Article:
What started off as brunch with a friend for Johanna B. Kelly and Cameron Marshad, ended in a life-changing lesson about food production, the environment and the insects that we usually scorn and squash. After meeting with Tyler Isaac, who went to college with Marshad and was busy completing a program at UCSB, the two researched and learned that 92% of fresh water used around the world goes to agriculture and that it is responsible for 18% of all greenhouse gas emissions (where as global transport is responsible for 13%).
“Honestly we were so blown away by what’s going on and how little we knew,” explains Kelly, “We are university educated and interested in these types of things and we had no idea the environmental impact that food production had. It’s pretty much the primary contributor to global climate change.”
With our current methods of feeding the population being detrimental to the planet, the demand to explore alternative methods of nourishing the world is urgent. This is where the edible insect industry comes into play.
With tons of protein and little fat/sugar content, insects are a healthy and abundant ingredient that is being completely under-utilized in North America. And with their small stature, farming crickets for mass consumption would take up far less energy and resources than what it currently takes to farm cows, chickens and pigs. Considering their combined nutritional and farming benefits, bugs could be the answer to the world’s farming and food dilemma.
Ecstatic and fascinated by what they had learned at brunch, Kelly and Marshad set out to learn more about this budding industry as well as inform the masses about it. Being filmmakers, they naturally chose to make a documentary in order to do so. Hungry for more knowledge about the insect-eating industry, they traveled around the country to meet people who were already utilizing it.
“We traveled everywhere in the US and some parts of Canada,” explains Marshad.
Through their travel process, they met everyone from natural history museum staff members to cricket farmers to entrepreneurs making protein bars out of cricket powder. Their filming process was very impartial and organic since they themselves were learning as they went. Upon interviewing someone from one facet of the insect industry, they would then learn about new people to pursue and would travel accordingly.
Though incorporating bugs into our diet may seem like a new and novel concept, most of the world has already adopted the insect-eating practice in some capacity.
Kelly explains, “Because 80% of countries on earth eat bugs already, this is really something that just hasn’t taken off in the West in North America. And that’s why our story takes place in North America is because it’s the last frontier essentially.”
And with obesity and diabetes being an extremely pertinent issue, implementing insects, which are nutrient-dense without much fat or sugar, into the American diet could help alleviate such problems.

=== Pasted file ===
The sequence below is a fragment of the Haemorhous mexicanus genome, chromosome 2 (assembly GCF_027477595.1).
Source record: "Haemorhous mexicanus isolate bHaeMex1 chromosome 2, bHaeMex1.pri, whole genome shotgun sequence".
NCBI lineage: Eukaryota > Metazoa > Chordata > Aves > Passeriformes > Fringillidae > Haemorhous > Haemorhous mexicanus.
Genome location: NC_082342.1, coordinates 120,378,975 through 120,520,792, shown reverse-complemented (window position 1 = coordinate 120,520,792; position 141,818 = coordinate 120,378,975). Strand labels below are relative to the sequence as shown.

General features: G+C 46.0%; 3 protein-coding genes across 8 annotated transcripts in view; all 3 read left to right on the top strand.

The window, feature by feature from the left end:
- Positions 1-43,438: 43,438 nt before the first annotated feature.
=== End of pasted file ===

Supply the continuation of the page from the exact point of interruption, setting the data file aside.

Though many believe that insect eating simply cannot take off in North America because of the yuck factor, others are beginning to successfully use insects in different foods. There are a number of restaurants in New York that already serve them on their menu without customer complaint or backlash from the health department. Also companies like Chapul, which use cricket powder in protein bars, are slowly but surely becoming more popularized with television appearances and big-name investors. Since crickets are high in protein, their powder can be used in bars and shakes, much like protein powder without any additives or chemicals. And with their taste being virtually undetectable in the products, the yuck factor of tasting a bug in your food is eliminated.
Kelly also stresses the importance of buying into the industry so that cricket farms can be built to meet their growing demand. This, in turn, will grow the production of bugs for consumption and normalize the concept for the Western population.
“With Cricket farms, the demand outweighs supply tenfold. So realistically, it’s not the yuck factor at all that is holding people back, it’s the supply. And the price is high because the supply and the supply is low because it’s an industry in its infancy,” she explains, “Once you start meeting demand, of course, it’s going to spread because more people will be able to access it.”
Now that their filming has finished, Marshad and Kelly have been conducting a Kickstarter to raise funds for the documentary’s completion. They hope that with The Gateway Bug’s prospective completion and release to the public, the film will be able to educate the public on the impact insects can have on the food industry and our environment. Donating to the Kickstarter will aid in its production value and eventual completion.
Marshad states, “They are not only investing in the film, they are investing in opening a lot of people’s eyes to something that billions of people around the world already do, it’s just a stigma that we experience in the West.”
Check out their Kickstarter campaign here.
-by Johanna Silver